Content warning: this piece contains discussion of sexual violence.
By now, most reading this are probably familiar with Mary Mitchell’s Chicago Sun-Times column in which she editorializes that sex workers are responsible if they are raped, for they willingly put themselves “at risk for harm”—as if the rape of a sex worker is an occupational hazard much the way a lifeguard should expect to get wet. I would expect this type of pettiness in an anonymous online comment, not from a seasoned and respected columnist on the payroll of a major newspaper. While the views in Mitchell’s column are not rare, it is troubling to see them endorsed by the Sun-Times, suggesting the paper is more concerned with publishing a sensational, illogical, and callous opinion than it is with the harm done by reinforcing such stigma.
Mary Mitchell grew up in Chicago housing projects, and she is considered by many as an authority on race relations in Chicago. One would think Mitchell would be sympathetic to the marginalized depictions sex workers face in the media. It’s disappointing that a prominent journalist who has worked hard to call attention to inequity in her city would so eagerly discount the violent rape of a sex worker as a mere “theft of services.”
I suppose her daftness on the subject of sex work shouldn’t come as a surprise. In a column earlier this summer, Mitchell gushed over anti-Backpage lobbyist and Cook County Sheriff Tom Dart’s letter to Visa and MasterCard asking the credit card companies to block payments to the sex work advertising website. Mitchell also repeatedly mentions Backpage in her recent column. Her use of a quote from Dart is disconcerting: “They go on the Website and meet at a hotel or people’s houses. Things can get very volatile,” he tells her, keeping in line with a victim-blaming narrative framing assaults against sex workers all too often. One has to wonder if Mitchell would have found it worthwhile to write on this crime at all if shutting down Backpage wasn’t such an important crusade for Tom Dart. Is the rape victim sex worker somehow more blameworthy in Mitchell’s eyes because she advertised on a website that has come under so much scrutiny? Hardly a week goes by in which the Sun-Times doesn’t give coverage to Dart and his war on sex work, never failing to mention Backpage. In contrast, commentators elsewhere, including editorialists at the city’s other daily paper, the Chicago Tribune, criticize the sheriff for far exceeding his authority.
I’m not squeamish when it comes to free speech, but there are real consequences for sex workers when we face this kind of derision by mainstream journalists. The “unidentified prostitute” Mitchell disparaged should be lauded for her bravery in going to the police. Countless women who aren’t sex workers fear adverse reactions from reporting their rapes, and the risk of being discredited by the cops grows exponentially for those of us who are. When Mitchell writes,“It’s tough to see this unidentified prostitute as a victim,” she is perpetuating what all predators already assume to be true. When I was raped by a client, I was struck by how powerless I felt, how easily he could take from me, secure in knowing I had no recourse to hold him accountable.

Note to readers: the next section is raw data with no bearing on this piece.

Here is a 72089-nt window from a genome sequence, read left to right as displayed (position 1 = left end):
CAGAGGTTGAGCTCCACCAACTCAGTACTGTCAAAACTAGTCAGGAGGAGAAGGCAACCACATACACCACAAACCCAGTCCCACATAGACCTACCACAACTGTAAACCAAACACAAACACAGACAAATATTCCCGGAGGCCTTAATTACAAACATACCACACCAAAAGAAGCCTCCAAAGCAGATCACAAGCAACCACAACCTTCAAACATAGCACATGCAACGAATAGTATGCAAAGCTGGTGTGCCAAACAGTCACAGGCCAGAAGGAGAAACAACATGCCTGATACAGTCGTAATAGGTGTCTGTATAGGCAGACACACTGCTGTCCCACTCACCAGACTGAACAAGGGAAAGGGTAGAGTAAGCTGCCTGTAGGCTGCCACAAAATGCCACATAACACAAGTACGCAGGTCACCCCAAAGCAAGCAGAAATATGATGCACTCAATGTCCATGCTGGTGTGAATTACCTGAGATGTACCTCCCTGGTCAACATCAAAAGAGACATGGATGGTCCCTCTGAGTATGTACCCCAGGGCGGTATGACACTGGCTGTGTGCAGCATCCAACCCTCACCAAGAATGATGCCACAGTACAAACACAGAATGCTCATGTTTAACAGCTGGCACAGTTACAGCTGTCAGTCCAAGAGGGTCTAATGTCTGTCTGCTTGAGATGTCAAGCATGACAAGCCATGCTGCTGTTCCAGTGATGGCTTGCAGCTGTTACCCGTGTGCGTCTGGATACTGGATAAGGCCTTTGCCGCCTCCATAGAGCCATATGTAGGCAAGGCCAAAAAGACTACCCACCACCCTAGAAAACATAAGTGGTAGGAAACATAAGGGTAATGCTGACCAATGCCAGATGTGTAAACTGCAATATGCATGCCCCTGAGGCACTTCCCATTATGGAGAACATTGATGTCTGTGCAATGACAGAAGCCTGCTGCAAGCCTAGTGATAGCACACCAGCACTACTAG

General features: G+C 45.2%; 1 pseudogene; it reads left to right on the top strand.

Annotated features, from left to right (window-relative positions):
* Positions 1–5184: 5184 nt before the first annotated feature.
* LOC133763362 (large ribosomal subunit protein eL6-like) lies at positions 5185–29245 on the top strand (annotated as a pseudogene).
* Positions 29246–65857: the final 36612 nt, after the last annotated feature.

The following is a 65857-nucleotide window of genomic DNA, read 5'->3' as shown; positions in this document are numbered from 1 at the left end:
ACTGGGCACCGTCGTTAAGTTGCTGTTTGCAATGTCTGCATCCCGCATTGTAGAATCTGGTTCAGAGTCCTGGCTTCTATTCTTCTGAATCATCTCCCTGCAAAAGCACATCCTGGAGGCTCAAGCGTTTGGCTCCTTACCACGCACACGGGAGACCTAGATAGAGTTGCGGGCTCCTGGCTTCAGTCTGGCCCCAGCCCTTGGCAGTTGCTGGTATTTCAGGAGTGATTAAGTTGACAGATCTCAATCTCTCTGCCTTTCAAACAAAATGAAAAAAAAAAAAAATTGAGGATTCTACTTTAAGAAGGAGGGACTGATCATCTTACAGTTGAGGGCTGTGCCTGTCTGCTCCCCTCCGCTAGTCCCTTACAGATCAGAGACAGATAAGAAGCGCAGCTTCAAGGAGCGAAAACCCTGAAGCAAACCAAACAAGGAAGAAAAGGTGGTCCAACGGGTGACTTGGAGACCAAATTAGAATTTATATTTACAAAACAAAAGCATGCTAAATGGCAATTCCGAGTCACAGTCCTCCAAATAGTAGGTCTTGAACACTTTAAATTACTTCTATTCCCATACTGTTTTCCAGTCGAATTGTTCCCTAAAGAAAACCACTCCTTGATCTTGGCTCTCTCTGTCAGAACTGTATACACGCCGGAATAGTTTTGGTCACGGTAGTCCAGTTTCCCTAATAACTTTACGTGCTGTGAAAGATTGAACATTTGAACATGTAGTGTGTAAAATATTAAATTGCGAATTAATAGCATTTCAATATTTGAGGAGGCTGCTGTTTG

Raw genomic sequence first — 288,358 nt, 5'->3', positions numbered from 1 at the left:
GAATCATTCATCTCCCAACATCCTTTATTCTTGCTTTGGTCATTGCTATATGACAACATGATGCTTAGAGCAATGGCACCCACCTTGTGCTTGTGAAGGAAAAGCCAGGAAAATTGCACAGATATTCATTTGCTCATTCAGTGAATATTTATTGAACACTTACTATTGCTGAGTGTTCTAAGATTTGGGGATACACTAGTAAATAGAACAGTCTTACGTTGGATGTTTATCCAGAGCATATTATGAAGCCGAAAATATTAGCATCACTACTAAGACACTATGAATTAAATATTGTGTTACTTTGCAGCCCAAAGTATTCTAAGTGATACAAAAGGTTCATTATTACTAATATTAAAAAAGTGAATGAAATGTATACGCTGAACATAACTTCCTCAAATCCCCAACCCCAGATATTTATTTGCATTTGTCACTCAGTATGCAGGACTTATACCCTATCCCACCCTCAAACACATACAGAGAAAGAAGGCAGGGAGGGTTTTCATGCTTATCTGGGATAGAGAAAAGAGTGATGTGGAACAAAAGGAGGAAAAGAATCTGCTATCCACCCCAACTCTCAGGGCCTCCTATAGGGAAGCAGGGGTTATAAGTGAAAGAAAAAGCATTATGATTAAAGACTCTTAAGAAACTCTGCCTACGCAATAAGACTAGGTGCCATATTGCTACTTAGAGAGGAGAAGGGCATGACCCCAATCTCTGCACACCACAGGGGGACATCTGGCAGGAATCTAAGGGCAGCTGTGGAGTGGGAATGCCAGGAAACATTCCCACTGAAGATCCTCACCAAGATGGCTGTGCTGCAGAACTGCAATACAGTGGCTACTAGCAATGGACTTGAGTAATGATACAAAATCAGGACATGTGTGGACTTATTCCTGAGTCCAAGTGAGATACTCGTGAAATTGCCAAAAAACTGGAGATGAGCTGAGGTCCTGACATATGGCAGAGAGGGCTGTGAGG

What inspired many sex workers to speak out against Lena Dunham and other celebrities over CATW’s open letter to Amnesty International a couple months ago was how damaging inaccurate, secondhand depictions of who we are, how we feel about our work, and what we believe we need to stay safe can be. Because people in Mitchell’s position have an opportunity to challenge damaging views of rape victims and sex workers, it is always disheartening to watch them prop up the status quo. There was a time when the Sun-Times was considered a progressive paper that backed away from sensationalism in favor of hard-hitting investigative journalism. More recently, the newspaper’s website is murky with ads and protected by an aggressive paywall. The paper has become no stranger to controversy surrounding the often reactionary pieces it publishes. As S.E. Smith notes, The Sun-Times was compelled to issue an apology last year after it sparked outrage with an opinion piece denying Laverne Cox’s womanhood.
I am comforted by the outspoken reaction from sex workers, as well as activists and concerned allies, to Mary Mitchell’s piece. Thankfully, there are journalists and publications that take the depiction of sex workers seriously. It still boggles my mind that no one at the Sun-Times took a step back and questioned the publication of Mary Mitchell’s hurtful column. I guess when your readership dwindles and you have to lay off your entire photography staff to survive, you’ll publish any old garbage to sell papers or garner clicks.